Generic Micronase is used for treating type 2 diabetes. It is used along with diet and exercise. It may be used alone or with other antidiabetic medicines.
Other names for this medication:
Also known as: Glyburide.
Generic Micronase is used for treating type 2 diabetes. It is used along with diet and exercise. It may be used alone or with other antidiabetic medicines.
Generic Micronase is a sulfonylurea antidiabetic medicine. It works by causing the pancreas to release insulin, which helps to lower blood sugar.
Brand name of Generic Micronase is Micronase.
Take Generic Micronase by mouth with food.
If you are taking 1 dose daily, take Generic Micronase with breakfast or the first main meal of the day unless your doctor tells you otherwise.
High amounts of dietary fiber may decrease Generic Micronase 's effectiveness, resulting in high blood sugar.
Generic Micronase works best if it is taken at the same time each day.
Continue to take Generic Micronase even if you feel well.
If you want to achieve most effective results do not stop taking Generic Micronase suddenly.
If you overdose Generic Micronase and you don't feel good you should visit your doctor or health care provider immediately.
Store at room temperature between 15 and 30 degrees C (59 and 86 degrees F) away from moisture and heat. Throw away any unused medicine after the expiration date. Keep out of reach of children.
The most common side effects associated with Micronase are:
Side effect occurrence does not only depend on medication you are taking, but also on your overall health and other factors.
Do not take Generic Micronase if you are allergic to Generic Micronase components.
Do not take Generic Micronase if you're pregnant or you plan to have a baby, or you are a nursing mother. Generic Micronase can ham your baby.
Do not take Generic Micronase if you have certain severe problems associated with diabetes (eg, diabetic ketoacidosis, diabetic coma).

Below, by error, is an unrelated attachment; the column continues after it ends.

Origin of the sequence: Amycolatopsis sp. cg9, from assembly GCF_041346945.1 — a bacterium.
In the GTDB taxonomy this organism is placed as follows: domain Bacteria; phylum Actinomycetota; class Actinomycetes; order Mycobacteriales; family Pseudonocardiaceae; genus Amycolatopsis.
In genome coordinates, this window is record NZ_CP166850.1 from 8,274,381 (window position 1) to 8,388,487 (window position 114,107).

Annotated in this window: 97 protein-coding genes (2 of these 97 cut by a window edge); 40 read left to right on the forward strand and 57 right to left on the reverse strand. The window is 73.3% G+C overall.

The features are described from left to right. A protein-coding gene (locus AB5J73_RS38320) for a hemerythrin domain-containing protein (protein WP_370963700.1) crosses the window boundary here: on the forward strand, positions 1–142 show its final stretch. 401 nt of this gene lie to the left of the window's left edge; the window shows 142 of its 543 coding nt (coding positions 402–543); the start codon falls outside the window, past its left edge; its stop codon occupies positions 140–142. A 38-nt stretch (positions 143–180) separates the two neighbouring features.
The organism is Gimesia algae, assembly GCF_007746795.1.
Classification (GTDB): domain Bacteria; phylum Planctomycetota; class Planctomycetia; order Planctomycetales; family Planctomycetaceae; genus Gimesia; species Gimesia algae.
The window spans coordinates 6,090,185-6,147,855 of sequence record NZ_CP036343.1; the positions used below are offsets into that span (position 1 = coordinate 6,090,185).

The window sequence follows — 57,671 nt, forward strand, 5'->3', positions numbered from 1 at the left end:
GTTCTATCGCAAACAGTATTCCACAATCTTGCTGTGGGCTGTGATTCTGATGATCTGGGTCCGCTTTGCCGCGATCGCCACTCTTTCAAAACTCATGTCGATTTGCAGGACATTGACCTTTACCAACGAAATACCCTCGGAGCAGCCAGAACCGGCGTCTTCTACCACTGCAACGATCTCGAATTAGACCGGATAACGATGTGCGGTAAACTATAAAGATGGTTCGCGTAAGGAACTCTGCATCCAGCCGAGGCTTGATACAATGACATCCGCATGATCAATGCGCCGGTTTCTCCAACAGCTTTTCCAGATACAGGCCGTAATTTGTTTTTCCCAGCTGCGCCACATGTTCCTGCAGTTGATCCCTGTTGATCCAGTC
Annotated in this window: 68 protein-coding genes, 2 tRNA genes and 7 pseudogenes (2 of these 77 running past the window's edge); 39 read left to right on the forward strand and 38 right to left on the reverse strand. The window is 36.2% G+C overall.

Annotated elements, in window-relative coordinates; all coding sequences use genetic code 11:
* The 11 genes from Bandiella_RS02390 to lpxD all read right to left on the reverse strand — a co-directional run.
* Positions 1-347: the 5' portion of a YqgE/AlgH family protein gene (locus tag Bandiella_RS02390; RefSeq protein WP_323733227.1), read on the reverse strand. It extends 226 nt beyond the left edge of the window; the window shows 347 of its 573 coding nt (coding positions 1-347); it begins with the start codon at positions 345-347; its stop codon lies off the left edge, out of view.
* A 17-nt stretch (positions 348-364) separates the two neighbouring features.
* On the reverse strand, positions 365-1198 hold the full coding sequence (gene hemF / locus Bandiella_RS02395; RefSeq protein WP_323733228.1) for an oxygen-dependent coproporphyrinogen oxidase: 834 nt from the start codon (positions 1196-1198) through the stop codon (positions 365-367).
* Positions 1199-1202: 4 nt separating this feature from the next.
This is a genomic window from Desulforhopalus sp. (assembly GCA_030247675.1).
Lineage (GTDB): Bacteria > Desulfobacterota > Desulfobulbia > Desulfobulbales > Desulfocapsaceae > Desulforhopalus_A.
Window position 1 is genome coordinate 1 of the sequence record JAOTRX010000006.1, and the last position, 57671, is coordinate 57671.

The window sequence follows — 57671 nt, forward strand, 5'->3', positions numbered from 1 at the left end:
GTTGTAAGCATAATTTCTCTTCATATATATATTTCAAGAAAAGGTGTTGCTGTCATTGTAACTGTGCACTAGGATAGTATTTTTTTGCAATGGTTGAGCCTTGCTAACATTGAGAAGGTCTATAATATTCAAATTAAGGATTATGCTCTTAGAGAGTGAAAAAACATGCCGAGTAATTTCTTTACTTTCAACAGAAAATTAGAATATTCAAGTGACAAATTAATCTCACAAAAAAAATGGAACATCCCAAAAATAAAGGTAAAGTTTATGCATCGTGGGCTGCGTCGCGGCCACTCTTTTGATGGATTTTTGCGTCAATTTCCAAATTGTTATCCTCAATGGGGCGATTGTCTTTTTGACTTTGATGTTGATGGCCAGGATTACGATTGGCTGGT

Do not take Generic Micronase if you have moderate to severe burns or very high blood acid levels (acidosis) you are taking bosentan.
Do not take Generic Micronase if you are taking bosentan.
Be careful with Generic Micronase if you are taking any prescription or nonprescription medicine, herbal preparation, or dietary supplement.
Be careful with Generic Micronase if you have allergies to medicines, foods, or other substances.
Be careful with Generic Micronase if you have had a severe allergic reaction (eg, a severe rash, hives, itching, breathing difficulties, dizziness) to any other sulfonamide medicine, such as acetazolamide, celecoxib, certain diuretics (eg, hydrochlorothiazide), glipizide, probenecid, sulfamethoxazole, valdecoxib, or zonisamide.
Be careful with Generic Micronase if you have a history of liver, kidney, thyroid, or heart problems.
Be careful with Generic Micronase if you have stomach or bowel problems (eg, stomach or bowel blockage, stomach paralysis), drink alcohol, or have had poor nutrition.
Be careful with Generic Micronase if you have type 1 diabetes, very poor health, a high fever, a severe infection, severe diarrhea, or high blood acid levels, or have had a severe injury.
Be careful with Generic Micronase if you have a history of certain hormonal problems (eg, adrenal or pituitary problems, syndrome of inappropriate secretion of antidiuretic hormone [SIADH]), low blood sodium levels, anemia, or glucose-6-phosphate dehydrogenase (G6PD) deficiency.
Be careful with Generic Micronase if you will be having surgery.
Be careful with Generic Micronase if you are taking bosentan because liver problems may occur; the effectiveness of both medicines may be decreased; beta-blockers (eg, propranolol) because the risk of low blood sugar may be increased; they may also hide certain signs of low blood sugar and make it more difficult to notice; angiotensin-converting enzyme (ACE) inhibitors (eg, enalapril), anticoagulants (eg, warfarin), azole antifungals (eg, miconazole, ketoconazole), chloramphenicol, clarithromycin, clofibrate, fenfluramine, insulin, monoamine oxidase inhibitors (MAOIs) (eg, phenelzine), nonsteroidal anti-inflammatory drugs (NSAIDs) (eg, ibuprofen), phenylbutazone, probenecid, quinolone antibiotics (eg, ciprofloxacin), salicylates (eg, aspirin), or sulfonamides (eg, sulfamethoxazole) because the risk of low blood sugar may be increased; calcium channel blockers (eg, diltiazem), corticosteroids (eg, prednisone), decongestants (eg, pseudoephedrine), diazoxide, diuretics (eg, furosemide, hydrochlorothiazide), estrogens, hormonal contraceptives (eg, birth control pills), isoniazid, niacin, phenothiazines (eg, promethazine), phenytoin, rifamycins (eg, rifampin), sympathomimetics (eg, albuterol, epinephrine, terbutaline), or thyroid supplements (eg, levothyroxine) because they may decrease Generic Micronase 's effectiveness, resulting in high blood sugar; gemfibrozil because blood sugar may be increased or decreased; cyclosporine because the risk of its side effects may be increased by Generic Micronase.
Do not stop taking Generic Micronase suddenly.
The bile salt export pump (BSEP) is the major bile salt transporter in the liver canalicular membrane. Our aim was to determine the affinity of the human BSEP for bile salts and identify inhibitors.